Like many art museums, The Metropolitan Museum of Art here in New York City contains human remains. This may sound shocking, but as long as human beings have been creating, they have been using the materials available to them. This has often included human bones, hair, skin, and bodily fluids.
One of the most common examples of this is the display of Egyptian mummies. The Met displays several mummies, and their accompanying funerary objects. Curators, Egyptologists, and human rights advocates have argued over the ethics of displaying mummies for many years, but for now, most major art museums proudly display the remains of these people. One argument for this is that Egyptian Mummies are not just human remains, but a prime example of the artistic culture of ancient Egyptian society. Every mummy, and their accompanying funerary objects, demonstrates the talents of scribes, sculptors of wood and stone, painters, jewelers, and embalmers. Egyptian society heavily revolved around preparation for the afterlife, and in order to understand the artistic language of that culture, some argue that the display of these mummies is necessary. For the largest art museum in the United States, an Egyptian collection is considered a must-have, and that includes the display of mummified human remains, for now.
The Met has done an incredible job of making their collection accessible online, not just in person on Fifth Avenue. In looking at the online archive of the Met’s collection, three pieces stand out to me, the right tibia of a child, presumably the accompanying femur of the same child assumed to be from ancient Egypt, and the right mandible of a soldier of the Middle Kingdom in Egypt. These bones are not on view, but they are not mummified, and they are not adorned. The museum owns these bones, but does not display them. The child’s remains were acquired in the 1970s, but other than that little information about them, or why the museum has ownership of them is provided. The mandible of the soldier was acquired during a museum sponsored excavation in Egypt during 1926-1927, and at the time might have been argued as an important cultural marker.
Also within the collection are several objects from other parts of the world that include human material. The Met also possesses several objects listed as “Overmodeled Skull” or “Ancestral Skull” These items come from Papua New Guinea and Indonesia, respectively. They are also not on display, but at one point were part of “The Museum of Primitive Art” which was the personal collection of Nelson Aldrich Rockefeller. The term “primitive” is a loaded one, often used to demean the culture it is describing for failing to conform to European standards. These objects might not be displayed for the fact that they are human remains, or that the cultural importance is such that displaying them to people outside the original culture could be considered disrespectful of a closed cultural practice. Conversely, it might be in storage to protect the item from the wear and tear of harsh lighting, dust, and other concerns that curators face when trying to simultaneously preserve and display pieces.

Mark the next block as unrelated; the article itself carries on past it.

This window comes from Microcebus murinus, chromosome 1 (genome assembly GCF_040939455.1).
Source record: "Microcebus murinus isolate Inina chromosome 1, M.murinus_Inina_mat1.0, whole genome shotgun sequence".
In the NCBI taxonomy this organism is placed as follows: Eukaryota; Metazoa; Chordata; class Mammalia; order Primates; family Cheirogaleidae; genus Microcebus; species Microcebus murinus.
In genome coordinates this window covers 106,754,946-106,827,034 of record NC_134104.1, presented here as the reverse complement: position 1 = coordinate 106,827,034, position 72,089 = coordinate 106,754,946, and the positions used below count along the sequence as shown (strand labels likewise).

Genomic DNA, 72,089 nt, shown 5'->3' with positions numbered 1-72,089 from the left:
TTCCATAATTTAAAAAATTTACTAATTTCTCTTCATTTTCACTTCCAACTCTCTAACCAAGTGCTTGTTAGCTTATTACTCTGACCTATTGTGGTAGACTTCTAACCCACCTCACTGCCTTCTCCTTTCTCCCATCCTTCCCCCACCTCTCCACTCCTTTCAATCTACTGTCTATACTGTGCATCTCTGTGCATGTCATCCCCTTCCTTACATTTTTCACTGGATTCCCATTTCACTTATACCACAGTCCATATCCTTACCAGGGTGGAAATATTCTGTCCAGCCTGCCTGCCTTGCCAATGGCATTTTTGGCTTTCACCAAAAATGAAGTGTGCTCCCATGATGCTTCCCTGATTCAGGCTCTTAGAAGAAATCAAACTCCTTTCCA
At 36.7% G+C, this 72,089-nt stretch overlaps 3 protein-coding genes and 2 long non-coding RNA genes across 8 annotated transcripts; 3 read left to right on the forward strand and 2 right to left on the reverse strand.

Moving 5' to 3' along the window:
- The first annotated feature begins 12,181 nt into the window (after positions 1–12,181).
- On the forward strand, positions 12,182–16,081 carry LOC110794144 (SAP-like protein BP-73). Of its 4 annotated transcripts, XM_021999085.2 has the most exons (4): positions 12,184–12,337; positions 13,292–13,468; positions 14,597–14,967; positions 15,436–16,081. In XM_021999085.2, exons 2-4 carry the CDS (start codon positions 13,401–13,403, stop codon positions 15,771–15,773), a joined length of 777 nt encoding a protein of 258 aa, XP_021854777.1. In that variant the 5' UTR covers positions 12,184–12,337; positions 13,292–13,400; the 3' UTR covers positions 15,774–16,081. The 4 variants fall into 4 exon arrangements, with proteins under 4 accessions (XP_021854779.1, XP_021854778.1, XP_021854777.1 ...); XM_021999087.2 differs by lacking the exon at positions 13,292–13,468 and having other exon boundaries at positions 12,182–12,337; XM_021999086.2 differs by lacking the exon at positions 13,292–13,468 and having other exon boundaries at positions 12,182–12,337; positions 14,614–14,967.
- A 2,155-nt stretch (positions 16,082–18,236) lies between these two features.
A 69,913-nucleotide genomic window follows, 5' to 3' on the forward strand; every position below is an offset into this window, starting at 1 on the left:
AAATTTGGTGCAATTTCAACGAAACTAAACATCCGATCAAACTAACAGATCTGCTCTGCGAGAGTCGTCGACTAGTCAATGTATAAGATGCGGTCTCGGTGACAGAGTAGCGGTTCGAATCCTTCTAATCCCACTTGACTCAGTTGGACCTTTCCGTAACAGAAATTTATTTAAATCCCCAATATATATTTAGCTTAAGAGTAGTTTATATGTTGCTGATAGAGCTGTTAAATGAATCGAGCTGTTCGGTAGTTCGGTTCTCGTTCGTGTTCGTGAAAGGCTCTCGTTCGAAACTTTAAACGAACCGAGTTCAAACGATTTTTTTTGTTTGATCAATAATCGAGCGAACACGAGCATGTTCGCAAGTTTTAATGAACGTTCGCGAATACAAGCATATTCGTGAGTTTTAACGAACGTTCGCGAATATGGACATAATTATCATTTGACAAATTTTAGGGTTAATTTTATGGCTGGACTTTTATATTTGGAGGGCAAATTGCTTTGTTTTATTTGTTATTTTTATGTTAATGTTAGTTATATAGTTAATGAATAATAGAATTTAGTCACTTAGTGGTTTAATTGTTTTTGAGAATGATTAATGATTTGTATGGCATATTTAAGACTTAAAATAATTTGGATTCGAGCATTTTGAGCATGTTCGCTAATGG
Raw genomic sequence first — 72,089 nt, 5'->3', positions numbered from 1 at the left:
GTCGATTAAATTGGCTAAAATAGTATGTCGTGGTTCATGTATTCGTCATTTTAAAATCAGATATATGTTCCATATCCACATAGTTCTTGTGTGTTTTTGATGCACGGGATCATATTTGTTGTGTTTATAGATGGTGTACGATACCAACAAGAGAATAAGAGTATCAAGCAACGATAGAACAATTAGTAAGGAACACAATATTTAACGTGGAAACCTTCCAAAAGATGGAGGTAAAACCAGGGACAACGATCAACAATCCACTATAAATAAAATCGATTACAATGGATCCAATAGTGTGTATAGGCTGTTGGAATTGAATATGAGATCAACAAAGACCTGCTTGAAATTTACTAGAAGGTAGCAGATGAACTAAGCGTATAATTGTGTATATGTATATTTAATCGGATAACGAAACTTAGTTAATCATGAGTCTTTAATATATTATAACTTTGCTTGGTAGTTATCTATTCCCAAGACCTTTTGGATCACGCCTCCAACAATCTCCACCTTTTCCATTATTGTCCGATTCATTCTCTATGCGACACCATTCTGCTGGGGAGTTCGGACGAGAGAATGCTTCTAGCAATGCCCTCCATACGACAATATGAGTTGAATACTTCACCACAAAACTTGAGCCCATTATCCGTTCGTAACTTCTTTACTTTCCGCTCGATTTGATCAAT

Another place that human remains are displayed in the Met is the collection of musical instruments. Within the collection, there are some items of particular interest: the Damaru and the multiple human skull lyres. The Damaru, or thod-rnga is a Tibetan instrument, used by Buddhists in ceremonies to ward off evil. This particular example is constructed from two human craniums, and is currently on display. Other examples of this instrument might include only drawn depictions of skulls. The lyres, all constructed from human skulls and animal horns, are more tricky to attribute the purpose of. It is assumed now that these instruments were made by indigenous populations to make money off of ignorant European colonists and tourists. They are fascinating examples of how racist and colonial attitudes can influence the human bone trade, with the interests of white buyers driving local populations to create highly controversial items from human remains that may not have any actual use in their culture. This phenomenon can also be referenced when talking about the shrunken head market.
The museum also houses more recent human items. An Ancestor Effigy made by Asen Maki in the 1960’s on Tommon Island in the Republic of Vanuatu lists a human skull in its materials. In this Pacific Island culture, the head is considered “the seat of the soul” and skulls are often preserved after the death of an individual in order to make funerary art with, and to create a symbolic image of the deceased’s spirit. The Met also houses several bracelets constructed from human teeth from the Philippines, all from the collection of John Elliot of Princeton, New Jersey. While teeth are often viewed with less stigma than other bones, these pieces remain out of view. They are dated from the late 19th century to the early 20th century. But teeth, bones, and hair are not the only human materials found in the museum. “Incubus,” by artist Simon Costin is a necklace with five vials filled with human semen, collected from the artist’s friends in 1987. Costin is well known for his wearable objects incorporating animal taxidermy and osteology that push boundaries. “Incubus” is perhaps an expansion upon his boundary pushing work, using human material for shock-value. What separates this piece from most of the human material in the museum is that the participants demonstrated consent for the collection and display of their bodily remnants to be used.
Museums constantly grapple with the ethics of displaying human materials. The Met is no different, and perhaps in coming decades we will see a radical shift in how these items are displayed.